What kind of information should be included in a review request?
This has always been kind of challenging for me. I’ve done a lot of requesting since I started blogging, and gotten a lot of nothing, so when emailing publishers you have to be prepared to get nowhere for a long time. Once you establish a good relationship with a publisher and you get a few personal contacts it will make things a lot easier, but that takes a LOT of time and energy!!

My typical review request looks like this:
Subject: Review Request: (TITLE) (AUTHOR) (ISBN)
To Whom It May Concern:

Hello and thank you for your time. I am a YA book blogger and I run the blog, Literary Exploration. You can find it here: http://www.literaryexploration.com/ I have 1050 followers, 1044 Feedburner subscribers, and an average of 4,400 unique visitors a month. I am writing to ask if you have Book Title by AUTHOR (ISBN NUMBER) available for read and review? I am very interested in reading and reviewing it because of (give reasons WHY you want this book!).

If you have any copies available for read and review you can send them here:
Name
Address

I post all of my reviews on my blog as well as on Goodreads. You can find my Goodreads profile here: http://www.goodreads.com/user/show/4645069-anna I am also willing to post my reviews on other sites (Amazon, Barnes and Noble, etc.) when requested.

Thank you for your time and I look forward to hearing from you,
Anna @ Literary Exploration
That’s just how my requests look, I’ve formatted it over time and so far it’s worked well for me. I know a lot of bloggers do different things and that works for them! You can always request multiple books in one email, but if you’re just getting in contact with publishers I’m not sure that’s a good idea, although I’ve never tried it so maybe you can help me on that?! You just have to find what works for you and your personal emailing style. Eventually your goal is to get a personal contact that you can simply address by name, and you won’t have to send in this general info email anymore! The main thing is, DO NOT REQUEST BOOKS YOU DON’T ACTUALLY WANT. Only request what you really, really want, because you will be required to review them!! And always be respectful and professional when talking to publishers. They're taking time to look at your blog and send you books, so don't be rude if you don't get what you ask for.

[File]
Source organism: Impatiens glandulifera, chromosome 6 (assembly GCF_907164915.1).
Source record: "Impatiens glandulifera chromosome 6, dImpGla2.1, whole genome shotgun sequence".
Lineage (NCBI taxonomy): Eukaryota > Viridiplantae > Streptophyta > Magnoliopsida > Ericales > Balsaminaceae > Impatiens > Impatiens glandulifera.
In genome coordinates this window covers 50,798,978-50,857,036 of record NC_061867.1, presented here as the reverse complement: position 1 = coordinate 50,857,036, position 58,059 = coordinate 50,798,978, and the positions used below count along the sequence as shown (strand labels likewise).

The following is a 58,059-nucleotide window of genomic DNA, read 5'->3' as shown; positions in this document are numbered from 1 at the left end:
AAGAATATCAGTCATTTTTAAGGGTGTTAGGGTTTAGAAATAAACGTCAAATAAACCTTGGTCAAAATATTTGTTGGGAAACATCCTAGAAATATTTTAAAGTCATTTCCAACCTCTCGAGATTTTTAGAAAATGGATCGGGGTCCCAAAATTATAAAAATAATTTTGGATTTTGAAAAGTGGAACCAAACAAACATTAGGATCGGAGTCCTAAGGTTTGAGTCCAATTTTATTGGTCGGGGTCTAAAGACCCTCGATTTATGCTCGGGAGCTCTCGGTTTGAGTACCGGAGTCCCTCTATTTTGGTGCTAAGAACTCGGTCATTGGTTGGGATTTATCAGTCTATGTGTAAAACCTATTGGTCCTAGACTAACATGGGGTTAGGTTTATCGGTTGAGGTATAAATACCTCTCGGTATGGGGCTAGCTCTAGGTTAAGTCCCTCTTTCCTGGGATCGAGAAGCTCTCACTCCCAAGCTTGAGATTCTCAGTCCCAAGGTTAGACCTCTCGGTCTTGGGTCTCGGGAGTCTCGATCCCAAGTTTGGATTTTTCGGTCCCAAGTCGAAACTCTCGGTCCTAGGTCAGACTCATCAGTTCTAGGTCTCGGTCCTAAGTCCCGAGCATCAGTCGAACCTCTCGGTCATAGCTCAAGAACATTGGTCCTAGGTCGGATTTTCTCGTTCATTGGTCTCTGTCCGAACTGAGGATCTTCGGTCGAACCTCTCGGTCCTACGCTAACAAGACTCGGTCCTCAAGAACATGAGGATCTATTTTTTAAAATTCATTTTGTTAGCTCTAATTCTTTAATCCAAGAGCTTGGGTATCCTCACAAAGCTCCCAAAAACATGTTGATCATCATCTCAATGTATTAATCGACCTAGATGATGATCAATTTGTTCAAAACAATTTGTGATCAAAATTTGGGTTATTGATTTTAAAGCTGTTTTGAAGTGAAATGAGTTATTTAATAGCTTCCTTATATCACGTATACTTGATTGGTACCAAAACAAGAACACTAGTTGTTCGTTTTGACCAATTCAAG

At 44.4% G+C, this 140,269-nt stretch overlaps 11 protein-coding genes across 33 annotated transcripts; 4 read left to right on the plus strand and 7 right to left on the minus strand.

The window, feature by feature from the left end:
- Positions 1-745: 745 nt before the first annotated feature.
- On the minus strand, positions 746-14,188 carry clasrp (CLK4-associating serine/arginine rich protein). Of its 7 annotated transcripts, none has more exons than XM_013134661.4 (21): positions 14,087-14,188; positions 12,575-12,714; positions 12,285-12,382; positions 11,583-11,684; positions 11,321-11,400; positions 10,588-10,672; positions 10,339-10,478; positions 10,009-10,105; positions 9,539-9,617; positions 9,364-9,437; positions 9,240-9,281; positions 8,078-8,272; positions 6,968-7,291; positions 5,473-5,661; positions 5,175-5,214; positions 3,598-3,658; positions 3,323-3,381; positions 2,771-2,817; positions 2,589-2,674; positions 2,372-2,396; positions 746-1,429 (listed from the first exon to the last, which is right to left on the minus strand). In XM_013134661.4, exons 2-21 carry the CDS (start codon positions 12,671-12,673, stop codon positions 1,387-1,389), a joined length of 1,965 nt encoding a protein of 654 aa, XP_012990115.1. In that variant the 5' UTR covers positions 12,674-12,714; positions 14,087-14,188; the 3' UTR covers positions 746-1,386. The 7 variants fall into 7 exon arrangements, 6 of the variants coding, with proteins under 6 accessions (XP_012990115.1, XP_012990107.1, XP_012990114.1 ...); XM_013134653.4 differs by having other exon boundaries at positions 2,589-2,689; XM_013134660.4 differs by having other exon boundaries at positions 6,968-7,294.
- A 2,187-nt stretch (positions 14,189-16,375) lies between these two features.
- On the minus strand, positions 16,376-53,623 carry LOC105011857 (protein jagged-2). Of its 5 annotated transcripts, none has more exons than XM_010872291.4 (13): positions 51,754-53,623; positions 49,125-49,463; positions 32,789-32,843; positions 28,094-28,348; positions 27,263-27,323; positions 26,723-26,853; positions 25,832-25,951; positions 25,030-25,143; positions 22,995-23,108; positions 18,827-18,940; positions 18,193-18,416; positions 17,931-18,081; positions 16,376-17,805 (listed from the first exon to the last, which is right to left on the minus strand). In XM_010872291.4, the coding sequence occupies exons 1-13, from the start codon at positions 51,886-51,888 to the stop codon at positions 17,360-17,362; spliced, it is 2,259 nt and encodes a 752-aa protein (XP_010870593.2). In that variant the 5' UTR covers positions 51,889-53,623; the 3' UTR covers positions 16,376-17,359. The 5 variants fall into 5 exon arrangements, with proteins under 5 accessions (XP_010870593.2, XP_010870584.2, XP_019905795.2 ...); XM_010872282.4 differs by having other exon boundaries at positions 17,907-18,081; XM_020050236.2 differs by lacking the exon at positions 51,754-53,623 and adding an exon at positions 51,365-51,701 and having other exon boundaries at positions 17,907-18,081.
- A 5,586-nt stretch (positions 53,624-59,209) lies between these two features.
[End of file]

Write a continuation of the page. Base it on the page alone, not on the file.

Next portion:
That’s where my knowledge ends! I’d love to hear from you guys, and learn about your experiences so let me know what you think! How has reviewing gone for you? Do you have any horror stories?! Let me know! 

102 comments:

  1. great post! i really found many insightful information. Personally I've requested 2 books in one email and i've gotten a reply personally from a publicist. I think it just depends on what books you order and how popular they are. Also thanks on the Flux heads up! I wanted to email them about a book I've been dying to get, but I'm going to wait an extra six months before doing THAT.

    But yea, the moral of the story here for me, DO NOT request/Accept books that you won't like or just won't have THE TIME to read!! I am buried in NetGalley books + author requesting reviews, and I am solidly booked till mid march, which means that there is no time for me to read some of the books that i bought :(

    - juhina

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    1. I'm so glad this was helpful! The other thing about Netgalley is that they have a ratio of books requested to books reviewed and if it's too low you'll be denied a lot of books, so you HAVE to review netgalleys if you request them and you want to get more sometime!!

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    2. yea i know! I have officially started my Netgalley book requesting ban. Since I share the blog with my sister we do read a lot of net galley books! However many we have come out in june/july. It's too far to start reading them now!

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  2. Excellent post. Many people are unaware of how much work goes into a successful book blog. This is why authors really appreciate what bloggers are doing. You sacrifice your time to share news about books.